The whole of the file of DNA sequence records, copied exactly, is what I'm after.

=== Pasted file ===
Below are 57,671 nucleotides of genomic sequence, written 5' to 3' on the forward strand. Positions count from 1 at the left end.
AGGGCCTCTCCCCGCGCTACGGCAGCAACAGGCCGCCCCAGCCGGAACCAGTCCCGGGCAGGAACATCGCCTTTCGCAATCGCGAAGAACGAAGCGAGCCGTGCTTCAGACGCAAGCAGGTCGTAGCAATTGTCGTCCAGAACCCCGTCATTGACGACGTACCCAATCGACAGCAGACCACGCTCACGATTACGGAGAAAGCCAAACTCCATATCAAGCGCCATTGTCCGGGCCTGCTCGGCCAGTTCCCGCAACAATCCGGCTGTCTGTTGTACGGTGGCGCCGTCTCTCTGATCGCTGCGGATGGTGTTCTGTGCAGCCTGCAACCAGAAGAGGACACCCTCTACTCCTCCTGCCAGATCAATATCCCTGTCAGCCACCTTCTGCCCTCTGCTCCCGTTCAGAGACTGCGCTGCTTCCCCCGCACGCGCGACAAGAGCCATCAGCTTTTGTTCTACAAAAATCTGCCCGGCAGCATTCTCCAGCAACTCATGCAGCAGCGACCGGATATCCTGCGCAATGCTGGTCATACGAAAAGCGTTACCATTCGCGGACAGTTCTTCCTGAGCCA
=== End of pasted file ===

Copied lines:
Below are 57,671 nucleotides of genomic sequence, written 5' to 3' on the forward strand. Positions count from 1 at the left end.
AGGGCCTCTCCCCGCGCTACGGCAGCAACAGGCCGCCCCAGCCGGAACCAGTCCCGGGCAGGAACATCGCCTTTCGCAATCGCGAAGAACGAAGCGAGCCGTGCTTCAGACGCAAGCAGGTCGTAGCAATTGTCGTCCAGAACCCCGTCATTGACGACGTACCCAATCGACAGCAGACCACGCTCACGATTACGGAGAAAGCCAAACTCCATATCAAGCGCCATTGTCCGGGCCTGCTCGGCCAGTTCCCGCAACAATCCGGCTGTCTGTTGTACGGTGGCGCCGTCTCTCTGATCGCTGCGGATGGTGTTCTGTGCAGCCTGCAACCAGAAGAGGACACCCTCTACTCCTCCTGCCAGATCAATATCCCTGTCAGCCACCTTCTGCCCTCTGCTCCCGTTCAGAGACTGCGCTGCTTCCCCCGCACGCGCGACAAGAGCCATCAGCTTTTGTTCTACAAAAATCTGCCCGGCAGCATTCTCCAGCAACTCATGCAGCAGCGACCGGATATCCTGCGCAATGCTGGTCATACGAAAAGCGTTACCATTCGCGGACAGTTCTTCCTGAGCCA